Are you ready for another five days of impressive films selection, documentary features and interaction at the Lights Camera Africa festival? You should be! It is an incredible line up of 25 films from 15 countries showing from 30th September – 4th October 2015 under the title Future Forward.
It has been five years of sharing the best of African cinema, bringing people together and creating experiences of communal love for people in Lagos and visitors from different parts of the world. Last year, LCA embraced the Legacy and history of film-making in Africa with a showcase of classics and thought provoking experimental films from different producers across Africa and in the Diaspora. The award winning film by Kunle Afolayan October 1 enjoyed its first rave of success at the festival as well as The Supreme Price by Joanna Lipper. While the first African superhero film Oya: Rise of the Orisha found its way to new viewers and loyal superhero comic fans.
In the spirit of embracing our legacy, the rarely known story of Thurstan Shaw on the rich heritage of the Igbo people in Nigeria Onunaekwuluora by Emeka Ed Keazor was first screened at the festival and veteran TV comedy actor Chief Chika Okpala popularly known as Chief Zebrudaya Okoroigwe Nwogbo was hosted as a special guest through out the festival. If you do not know Chief Zebrudaya alias 430, you must have been born in the late 90s. (You have the collective blessings of Nigerian elders to use google or visit NTA!). The legacy theme was extended to films on the Ashanti people in Ghana, the taboo and beliefs of the isolated country Madagascar, and a short film from Cameroon.
This year, Ugoma Adegoke, founder of The Life House and her team has curated films from classic to contemporary, some of which focuses on race, migration, and insurgency, and documentary films on prominent people in music, art and literature in Africa. Albeit still celebrating the human spirit to march forward. “In a year fraught with race problems, migratory issues, resurgent fundamentalism, there is reason to acknowledge the problems and yet celebrate the human spirit and resilience – the courage to strive, the capacity to thrive. It is our world and we are the world’s future. The present is far from ideal but true to the resilient human spirit we will forge forward…” And thus the theme for 2015 Future Forward.
Some of the festival line ups are The Curse of Medea, based on the novel of Christa Wolf “Medea-Stimmen”, an immigrant in Korinth; Sex Okra and Salted Butter, a comedy drama film of African immigrants in France; a short film Henna by Ishaya Bako on under-age girls married off and child bride issues; Horn Free Day, inspired by Lagos ‘Horn Free’ day celebration in 2014; the Nigeria premiere of Timbuktu, a story on the Islamic militants terrorism in Mali; feature film on the Afrobeat legend Fela Anikulapo Kuti Finding Fela; Black Africa, White Marble from the Republic of Congo exposing the harsh truth of Central Africa’s colonial past and its troubled present filled with violence, corruption and deceit, directed by Clemente Bicocchi; another hilarious drama Gone Too Far featuring OC Ukeje as Ikudiasy set in the UK; and the Nigerian classic Saworoide directed and produced by Tunde Kelani in 1999.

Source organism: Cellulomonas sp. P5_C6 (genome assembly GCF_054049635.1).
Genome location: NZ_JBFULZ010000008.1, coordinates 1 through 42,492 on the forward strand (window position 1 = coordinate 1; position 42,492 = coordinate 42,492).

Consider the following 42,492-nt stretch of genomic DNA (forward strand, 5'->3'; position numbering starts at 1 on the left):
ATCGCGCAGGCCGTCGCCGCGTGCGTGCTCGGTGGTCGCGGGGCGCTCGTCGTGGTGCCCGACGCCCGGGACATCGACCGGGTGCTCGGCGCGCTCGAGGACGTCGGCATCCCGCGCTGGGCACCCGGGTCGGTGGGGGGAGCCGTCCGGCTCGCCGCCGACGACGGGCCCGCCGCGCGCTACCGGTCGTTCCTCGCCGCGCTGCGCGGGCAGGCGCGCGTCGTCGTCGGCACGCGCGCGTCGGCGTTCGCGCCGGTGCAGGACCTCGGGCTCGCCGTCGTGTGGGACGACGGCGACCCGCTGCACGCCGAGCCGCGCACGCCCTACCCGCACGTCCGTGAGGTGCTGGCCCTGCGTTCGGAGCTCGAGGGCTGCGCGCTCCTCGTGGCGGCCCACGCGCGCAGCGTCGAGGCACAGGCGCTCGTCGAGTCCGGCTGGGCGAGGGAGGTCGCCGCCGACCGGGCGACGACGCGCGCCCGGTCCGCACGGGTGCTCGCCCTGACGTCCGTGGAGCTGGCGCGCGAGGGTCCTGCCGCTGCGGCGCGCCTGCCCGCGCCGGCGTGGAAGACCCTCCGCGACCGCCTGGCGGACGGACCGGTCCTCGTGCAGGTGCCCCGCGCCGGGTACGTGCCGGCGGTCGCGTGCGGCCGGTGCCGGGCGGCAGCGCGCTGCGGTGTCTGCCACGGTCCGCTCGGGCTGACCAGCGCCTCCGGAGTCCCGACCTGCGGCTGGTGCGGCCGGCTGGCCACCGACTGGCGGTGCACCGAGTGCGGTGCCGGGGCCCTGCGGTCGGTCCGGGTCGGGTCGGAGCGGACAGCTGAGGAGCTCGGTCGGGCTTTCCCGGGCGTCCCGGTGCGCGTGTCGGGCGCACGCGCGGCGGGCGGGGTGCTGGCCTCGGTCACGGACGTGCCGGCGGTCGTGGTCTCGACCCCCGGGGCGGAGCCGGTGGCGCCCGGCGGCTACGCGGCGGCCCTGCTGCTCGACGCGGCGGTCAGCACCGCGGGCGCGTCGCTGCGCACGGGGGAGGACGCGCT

More interesting short films to look out for are Mr Adams, The Sim (animation), Prey, Soko Sonko (The Market King) and Boat Girls. The documentary films covers the stories of Africa’s best and some unrecognized players in music, visual art, film-making, literature and human rights / political activism. LCA presents the first screening of Faaji Agba a documentary film by Remi Vaughan-Richards, a six-year journey following seven old master musicians in Lagos Nigeria. One of the seven masters was the famous Fatai Rolling Dollar who died in 2013.
Other documentary features are The art of Ama Ata Aidoo, on the artistic contributions of foremost Ghanaian woman writer Ama Ata Aidoo; Sobukwe: A Great Soul, celebrating the life of South African freedom fighter and political leader Robert Mangaliso Sobukwe directed by Mickey Dube; E18hteam (EIGHTEAM), an award winning inspirational documentation of Zambia’s recovery from the tragic plane crash of its national football team in Gabon in 1993 to a destined victory at the AFCON 2012 competition in the same country of the crash; and Tam Fiofori’s documentary of highly celebrated Nigerian Sculptor Olu Amoda tilted Olu Amoda: A Metallic Journey.
LCA has also announced there will be workshop programs with limited seats for active players in the film industry. Details of the workshops will be announced towards the festival opening.
Get ready for the roller-coaster experience at Future Forward by registering here. It is absolutely free. See you there!